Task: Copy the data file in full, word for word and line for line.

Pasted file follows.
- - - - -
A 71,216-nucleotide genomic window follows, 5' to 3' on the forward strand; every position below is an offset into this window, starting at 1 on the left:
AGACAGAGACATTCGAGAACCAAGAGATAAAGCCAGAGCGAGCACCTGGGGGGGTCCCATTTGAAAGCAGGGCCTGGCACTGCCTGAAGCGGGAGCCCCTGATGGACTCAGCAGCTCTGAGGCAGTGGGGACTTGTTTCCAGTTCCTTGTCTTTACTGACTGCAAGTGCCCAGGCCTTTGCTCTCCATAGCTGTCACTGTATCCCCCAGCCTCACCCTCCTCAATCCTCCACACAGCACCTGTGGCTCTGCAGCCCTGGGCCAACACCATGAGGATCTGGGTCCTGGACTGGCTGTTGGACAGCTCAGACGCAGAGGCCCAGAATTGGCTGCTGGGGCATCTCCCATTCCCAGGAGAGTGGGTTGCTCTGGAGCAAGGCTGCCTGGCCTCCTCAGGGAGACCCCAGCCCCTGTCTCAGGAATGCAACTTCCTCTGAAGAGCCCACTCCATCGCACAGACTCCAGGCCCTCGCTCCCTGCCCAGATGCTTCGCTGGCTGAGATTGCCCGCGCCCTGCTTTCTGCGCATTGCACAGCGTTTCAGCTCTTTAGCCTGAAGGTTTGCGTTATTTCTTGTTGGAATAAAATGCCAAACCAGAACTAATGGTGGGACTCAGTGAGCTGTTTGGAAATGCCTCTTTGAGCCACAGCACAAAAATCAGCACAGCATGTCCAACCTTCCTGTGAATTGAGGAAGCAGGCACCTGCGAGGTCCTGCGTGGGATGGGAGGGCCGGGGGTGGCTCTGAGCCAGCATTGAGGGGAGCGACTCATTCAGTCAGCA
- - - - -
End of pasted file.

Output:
A 71,216-nucleotide genomic window follows, 5' to 3' on the forward strand; every position below is an offset into this window, starting at 1 on the left:
AGACAGAGACATTCGAGAACCAAGAGATAAAGCCAGAGCGAGCACCTGGGGGGGTCCCATTTGAAAGCAGGGCCTGGCACTGCCTGAAGCGGGAGCCCCTGATGGACTCAGCAGCTCTGAGGCAGTGGGGACTTGTTTCCAGTTCCTTGTCTTTACTGACTGCAAGTGCCCAGGCCTTTGCTCTCCATAGCTGTCACTGTATCCCCCAGCCTCACCCTCCTCAATCCTCCACACAGCACCTGTGGCTCTGCAGCCCTGGGCCAACACCATGAGGATCTGGGTCCTGGACTGGCTGTTGGACAGCTCAGACGCAGAGGCCCAGAATTGGCTGCTGGGGCATCTCCCATTCCCAGGAGAGTGGGTTGCTCTGGAGCAAGGCTGCCTGGCCTCCTCAGGGAGACCCCAGCCCCTGTCTCAGGAATGCAACTTCCTCTGAAGAGCCCACTCCATCGCACAGACTCCAGGCCCTCGCTCCCTGCCCAGATGCTTCGCTGGCTGAGATTGCCCGCGCCCTGCTTTCTGCGCATTGCACAGCGTTTCAGCTCTTTAGCCTGAAGGTTTGCGTTATTTCTTGTTGGAATAAAATGCCAAACCAGAACTAATGGTGGGACTCAGTGAGCTGTTTGGAAATGCCTCTTTGAGCCACAGCACAAAAATCAGCACAGCATGTCCAACCTTCCTGTGAATTGAGGAAGCAGGCACCTGCGAGGTCCTGCGTGGGATGGGAGGGCCGGGGGTGGCTCTGAGCCAGCATTGAGGGGAGCGACTCATTCAGTCAGCA